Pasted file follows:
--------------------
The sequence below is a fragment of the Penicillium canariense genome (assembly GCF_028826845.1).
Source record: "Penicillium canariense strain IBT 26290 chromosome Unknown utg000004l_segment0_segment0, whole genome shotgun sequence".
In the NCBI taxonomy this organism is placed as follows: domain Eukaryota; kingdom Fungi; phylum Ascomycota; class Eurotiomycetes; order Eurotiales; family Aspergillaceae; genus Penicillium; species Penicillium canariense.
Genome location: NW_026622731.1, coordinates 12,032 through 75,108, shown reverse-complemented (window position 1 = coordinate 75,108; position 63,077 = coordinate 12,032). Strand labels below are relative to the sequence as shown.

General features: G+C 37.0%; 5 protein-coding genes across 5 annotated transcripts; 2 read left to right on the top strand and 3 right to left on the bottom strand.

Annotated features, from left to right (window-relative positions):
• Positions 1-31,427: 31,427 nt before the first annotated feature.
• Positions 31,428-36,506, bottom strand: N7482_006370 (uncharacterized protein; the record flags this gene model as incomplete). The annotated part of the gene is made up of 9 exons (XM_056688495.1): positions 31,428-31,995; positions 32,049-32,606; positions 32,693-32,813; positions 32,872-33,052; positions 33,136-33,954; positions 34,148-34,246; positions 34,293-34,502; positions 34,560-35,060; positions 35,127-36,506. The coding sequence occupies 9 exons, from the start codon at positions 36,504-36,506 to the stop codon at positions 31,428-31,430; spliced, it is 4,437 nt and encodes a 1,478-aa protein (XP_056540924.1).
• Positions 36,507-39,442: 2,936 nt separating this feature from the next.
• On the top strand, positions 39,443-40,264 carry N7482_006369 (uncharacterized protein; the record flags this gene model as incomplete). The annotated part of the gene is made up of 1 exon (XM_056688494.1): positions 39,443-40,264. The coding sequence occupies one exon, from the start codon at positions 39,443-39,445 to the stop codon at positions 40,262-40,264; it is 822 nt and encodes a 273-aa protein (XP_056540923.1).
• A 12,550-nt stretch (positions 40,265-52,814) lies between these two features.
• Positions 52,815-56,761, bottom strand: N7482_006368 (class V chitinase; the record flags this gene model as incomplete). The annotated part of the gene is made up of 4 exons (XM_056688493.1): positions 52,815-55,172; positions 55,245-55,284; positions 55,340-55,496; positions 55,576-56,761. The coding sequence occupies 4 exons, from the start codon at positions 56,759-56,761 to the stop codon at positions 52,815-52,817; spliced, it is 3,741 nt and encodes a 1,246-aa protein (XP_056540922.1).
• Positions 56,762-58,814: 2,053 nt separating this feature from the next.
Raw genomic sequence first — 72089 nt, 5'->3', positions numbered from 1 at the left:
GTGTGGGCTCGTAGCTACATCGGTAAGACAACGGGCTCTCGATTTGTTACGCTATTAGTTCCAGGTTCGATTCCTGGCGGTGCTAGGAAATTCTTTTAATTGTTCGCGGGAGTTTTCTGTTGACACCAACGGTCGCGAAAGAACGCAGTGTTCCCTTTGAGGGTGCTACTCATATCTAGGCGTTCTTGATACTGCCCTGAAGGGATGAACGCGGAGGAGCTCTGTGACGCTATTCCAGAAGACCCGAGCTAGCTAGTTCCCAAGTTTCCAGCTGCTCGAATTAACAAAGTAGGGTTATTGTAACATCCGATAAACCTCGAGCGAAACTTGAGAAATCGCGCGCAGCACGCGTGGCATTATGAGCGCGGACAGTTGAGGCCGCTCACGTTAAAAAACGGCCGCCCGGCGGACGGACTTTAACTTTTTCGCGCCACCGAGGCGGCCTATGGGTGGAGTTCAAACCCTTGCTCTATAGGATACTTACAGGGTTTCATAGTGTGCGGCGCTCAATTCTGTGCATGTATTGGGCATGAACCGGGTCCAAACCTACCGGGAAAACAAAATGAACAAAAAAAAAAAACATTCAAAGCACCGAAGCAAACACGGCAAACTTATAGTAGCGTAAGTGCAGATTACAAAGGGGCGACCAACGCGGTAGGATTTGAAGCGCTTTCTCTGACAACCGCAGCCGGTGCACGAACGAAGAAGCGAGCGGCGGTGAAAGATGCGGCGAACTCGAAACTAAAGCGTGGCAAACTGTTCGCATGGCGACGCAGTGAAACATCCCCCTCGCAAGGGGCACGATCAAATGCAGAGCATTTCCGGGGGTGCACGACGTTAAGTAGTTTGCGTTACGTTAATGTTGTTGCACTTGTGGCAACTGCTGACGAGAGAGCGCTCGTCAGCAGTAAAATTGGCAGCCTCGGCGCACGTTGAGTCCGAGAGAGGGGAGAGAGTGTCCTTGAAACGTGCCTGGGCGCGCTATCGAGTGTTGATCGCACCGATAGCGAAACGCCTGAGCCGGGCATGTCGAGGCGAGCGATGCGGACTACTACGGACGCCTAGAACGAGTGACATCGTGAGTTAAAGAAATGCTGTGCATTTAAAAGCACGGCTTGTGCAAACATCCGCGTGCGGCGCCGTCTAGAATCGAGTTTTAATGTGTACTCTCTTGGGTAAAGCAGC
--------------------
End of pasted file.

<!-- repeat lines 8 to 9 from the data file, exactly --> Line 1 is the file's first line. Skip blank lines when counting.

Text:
• Positions 31,428-36,506, bottom strand: N7482_006370 (uncharacterized protein; the record flags this gene model as incomplete). The annotated part of the gene is made up of 9 exons (XM_056688495.1): positions 31,428-31,995; positions 32,049-32,606; positions 32,693-32,813; positions 32,872-33,052; positions 33,136-33,954; positions 34,148-34,246; positions 34,293-34,502; positions 34,560-35,060; positions 35,127-36,506. The coding sequence occupies 9 exons, from the start codon at positions 36,504-36,506 to the stop codon at positions 31,428-31,430; spliced, it is 4,437 nt and encodes a 1,478-aa protein (XP_056540924.1).
• Positions 36,507-39,442: 2,936 nt separating this feature from the next.